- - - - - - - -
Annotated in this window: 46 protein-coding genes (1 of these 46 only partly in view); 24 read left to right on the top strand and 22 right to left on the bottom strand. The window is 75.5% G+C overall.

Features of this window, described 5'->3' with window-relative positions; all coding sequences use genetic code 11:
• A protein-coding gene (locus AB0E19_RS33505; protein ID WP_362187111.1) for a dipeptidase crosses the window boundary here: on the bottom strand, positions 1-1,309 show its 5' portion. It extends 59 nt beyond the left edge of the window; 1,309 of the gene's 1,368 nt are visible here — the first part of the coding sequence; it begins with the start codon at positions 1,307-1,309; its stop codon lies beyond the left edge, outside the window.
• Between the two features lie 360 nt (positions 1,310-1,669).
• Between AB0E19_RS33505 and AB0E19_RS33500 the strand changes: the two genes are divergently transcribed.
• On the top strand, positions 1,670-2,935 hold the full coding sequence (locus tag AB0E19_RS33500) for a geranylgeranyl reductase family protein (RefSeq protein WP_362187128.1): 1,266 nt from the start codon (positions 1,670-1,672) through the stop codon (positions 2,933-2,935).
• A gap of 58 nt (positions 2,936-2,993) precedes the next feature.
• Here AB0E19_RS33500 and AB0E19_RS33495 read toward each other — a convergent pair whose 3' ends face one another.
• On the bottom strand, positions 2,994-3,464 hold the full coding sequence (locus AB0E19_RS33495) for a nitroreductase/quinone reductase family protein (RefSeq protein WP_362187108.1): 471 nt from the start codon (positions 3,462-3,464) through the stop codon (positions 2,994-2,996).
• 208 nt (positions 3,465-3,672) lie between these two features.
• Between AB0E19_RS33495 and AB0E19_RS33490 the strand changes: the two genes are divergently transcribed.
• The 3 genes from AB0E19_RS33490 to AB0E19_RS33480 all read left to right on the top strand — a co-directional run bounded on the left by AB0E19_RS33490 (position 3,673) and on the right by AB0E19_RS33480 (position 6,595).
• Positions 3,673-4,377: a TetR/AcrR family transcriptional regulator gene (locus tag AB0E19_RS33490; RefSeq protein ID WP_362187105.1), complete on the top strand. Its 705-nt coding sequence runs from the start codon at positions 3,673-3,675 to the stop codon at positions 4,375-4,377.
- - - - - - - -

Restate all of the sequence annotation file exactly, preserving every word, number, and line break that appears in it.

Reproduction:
Annotated in this window: 46 protein-coding genes (1 of these 46 only partly in view); 24 read left to right on the top strand and 22 right to left on the bottom strand. The window is 75.5% G+C overall.

Features of this window, described 5'->3' with window-relative positions; all coding sequences use genetic code 11:
• A protein-coding gene (locus AB0E19_RS33505; protein ID WP_362187111.1) for a dipeptidase crosses the window boundary here: on the bottom strand, positions 1-1,309 show its 5' portion. It extends 59 nt beyond the left edge of the window; 1,309 of the gene's 1,368 nt are visible here — the first part of the coding sequence; it begins with the start codon at positions 1,307-1,309; its stop codon lies beyond the left edge, outside the window.
• Between the two features lie 360 nt (positions 1,310-1,669).
• Between AB0E19_RS33505 and AB0E19_RS33500 the strand changes: the two genes are divergently transcribed.
• On the top strand, positions 1,670-2,935 hold the full coding sequence (locus tag AB0E19_RS33500) for a geranylgeranyl reductase family protein (RefSeq protein WP_362187128.1): 1,266 nt from the start codon (positions 1,670-1,672) through the stop codon (positions 2,933-2,935).
• A gap of 58 nt (positions 2,936-2,993) precedes the next feature.
• Here AB0E19_RS33500 and AB0E19_RS33495 read toward each other — a convergent pair whose 3' ends face one another.
• On the bottom strand, positions 2,994-3,464 hold the full coding sequence (locus AB0E19_RS33495) for a nitroreductase/quinone reductase family protein (RefSeq protein WP_362187108.1): 471 nt from the start codon (positions 3,462-3,464) through the stop codon (positions 2,994-2,996).
• 208 nt (positions 3,465-3,672) lie between these two features.
• Between AB0E19_RS33495 and AB0E19_RS33490 the strand changes: the two genes are divergently transcribed.
• The 3 genes from AB0E19_RS33490 to AB0E19_RS33480 all read left to right on the top strand — a co-directional run bounded on the left by AB0E19_RS33490 (position 3,673) and on the right by AB0E19_RS33480 (position 6,595).
• Positions 3,673-4,377: a TetR/AcrR family transcriptional regulator gene (locus tag AB0E19_RS33490; RefSeq protein ID WP_362187105.1), complete on the top strand. Its 705-nt coding sequence runs from the start codon at positions 3,673-3,675 to the stop codon at positions 4,375-4,377.